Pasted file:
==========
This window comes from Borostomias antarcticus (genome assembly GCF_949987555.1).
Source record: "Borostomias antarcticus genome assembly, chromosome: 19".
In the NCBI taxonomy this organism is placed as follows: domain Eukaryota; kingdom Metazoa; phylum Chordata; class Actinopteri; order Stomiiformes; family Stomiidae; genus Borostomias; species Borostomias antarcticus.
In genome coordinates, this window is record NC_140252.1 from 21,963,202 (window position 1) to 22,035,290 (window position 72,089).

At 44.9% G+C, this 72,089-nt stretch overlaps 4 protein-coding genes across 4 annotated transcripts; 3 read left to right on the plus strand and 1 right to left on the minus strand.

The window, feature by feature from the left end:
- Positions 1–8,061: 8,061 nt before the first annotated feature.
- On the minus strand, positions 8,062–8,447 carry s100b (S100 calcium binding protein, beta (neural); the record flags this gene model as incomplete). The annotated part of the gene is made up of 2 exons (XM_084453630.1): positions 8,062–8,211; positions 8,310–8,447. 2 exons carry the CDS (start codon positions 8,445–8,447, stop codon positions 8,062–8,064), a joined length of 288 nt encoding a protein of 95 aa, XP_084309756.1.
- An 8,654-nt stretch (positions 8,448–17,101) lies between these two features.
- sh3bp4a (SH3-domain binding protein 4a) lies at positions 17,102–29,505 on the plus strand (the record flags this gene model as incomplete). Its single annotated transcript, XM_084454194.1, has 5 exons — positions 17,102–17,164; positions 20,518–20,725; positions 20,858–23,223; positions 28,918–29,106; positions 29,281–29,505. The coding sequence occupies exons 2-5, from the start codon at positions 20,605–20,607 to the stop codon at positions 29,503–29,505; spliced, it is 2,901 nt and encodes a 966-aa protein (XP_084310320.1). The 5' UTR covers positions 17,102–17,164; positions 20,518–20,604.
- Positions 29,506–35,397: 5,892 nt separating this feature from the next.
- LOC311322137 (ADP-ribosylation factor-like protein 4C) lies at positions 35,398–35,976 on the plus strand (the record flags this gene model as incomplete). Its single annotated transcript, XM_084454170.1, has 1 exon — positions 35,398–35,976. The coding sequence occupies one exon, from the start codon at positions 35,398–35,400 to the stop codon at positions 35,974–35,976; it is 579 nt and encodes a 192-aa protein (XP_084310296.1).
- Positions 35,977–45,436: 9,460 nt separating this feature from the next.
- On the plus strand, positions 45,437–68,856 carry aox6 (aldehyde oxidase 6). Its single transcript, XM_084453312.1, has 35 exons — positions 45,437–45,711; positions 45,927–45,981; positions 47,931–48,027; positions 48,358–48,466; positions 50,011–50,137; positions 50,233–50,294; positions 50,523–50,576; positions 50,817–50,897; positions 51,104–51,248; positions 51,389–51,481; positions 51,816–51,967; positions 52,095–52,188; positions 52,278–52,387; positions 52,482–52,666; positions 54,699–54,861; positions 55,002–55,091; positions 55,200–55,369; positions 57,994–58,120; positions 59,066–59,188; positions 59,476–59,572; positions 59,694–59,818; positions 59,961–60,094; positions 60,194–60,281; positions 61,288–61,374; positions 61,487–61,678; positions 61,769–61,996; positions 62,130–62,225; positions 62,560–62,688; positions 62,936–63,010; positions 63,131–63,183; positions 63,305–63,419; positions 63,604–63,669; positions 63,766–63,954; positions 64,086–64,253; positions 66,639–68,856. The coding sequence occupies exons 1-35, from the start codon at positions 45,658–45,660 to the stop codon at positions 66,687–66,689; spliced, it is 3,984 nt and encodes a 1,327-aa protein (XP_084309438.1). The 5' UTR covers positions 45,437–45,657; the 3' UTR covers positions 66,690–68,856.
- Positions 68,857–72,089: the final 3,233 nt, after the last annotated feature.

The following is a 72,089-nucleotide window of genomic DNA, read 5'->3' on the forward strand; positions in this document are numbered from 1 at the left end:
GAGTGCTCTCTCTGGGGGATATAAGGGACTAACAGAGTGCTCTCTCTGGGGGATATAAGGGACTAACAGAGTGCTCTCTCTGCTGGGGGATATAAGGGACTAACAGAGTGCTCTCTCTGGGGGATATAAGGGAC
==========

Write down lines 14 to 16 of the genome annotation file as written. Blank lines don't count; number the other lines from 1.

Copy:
- On the plus strand, positions 45,437–68,856 carry aox6 (aldehyde oxidase 6). Its single transcript, XM_084453312.1, has 35 exons — positions 45,437–45,711; positions 45,927–45,981; positions 47,931–48,027; positions 48,358–48,466; positions 50,011–50,137; positions 50,233–50,294; positions 50,523–50,576; positions 50,817–50,897; positions 51,104–51,248; positions 51,389–51,481; positions 51,816–51,967; positions 52,095–52,188; positions 52,278–52,387; positions 52,482–52,666; positions 54,699–54,861; positions 55,002–55,091; positions 55,200–55,369; positions 57,994–58,120; positions 59,066–59,188; positions 59,476–59,572; positions 59,694–59,818; positions 59,961–60,094; positions 60,194–60,281; positions 61,288–61,374; positions 61,487–61,678; positions 61,769–61,996; positions 62,130–62,225; positions 62,560–62,688; positions 62,936–63,010; positions 63,131–63,183; positions 63,305–63,419; positions 63,604–63,669; positions 63,766–63,954; positions 64,086–64,253; positions 66,639–68,856. The coding sequence occupies exons 1-35, from the start codon at positions 45,658–45,660 to the stop codon at positions 66,687–66,689; spliced, it is 3,984 nt and encodes a 1,327-aa protein (XP_084309438.1). The 5' UTR covers positions 45,437–45,657; the 3' UTR covers positions 66,690–68,856.
- Positions 68,857–72,089: the final 3,233 nt, after the last annotated feature.

The following is a 72,089-nucleotide window of genomic DNA, read 5'->3' on the forward strand; positions in this document are numbered from 1 at the left end: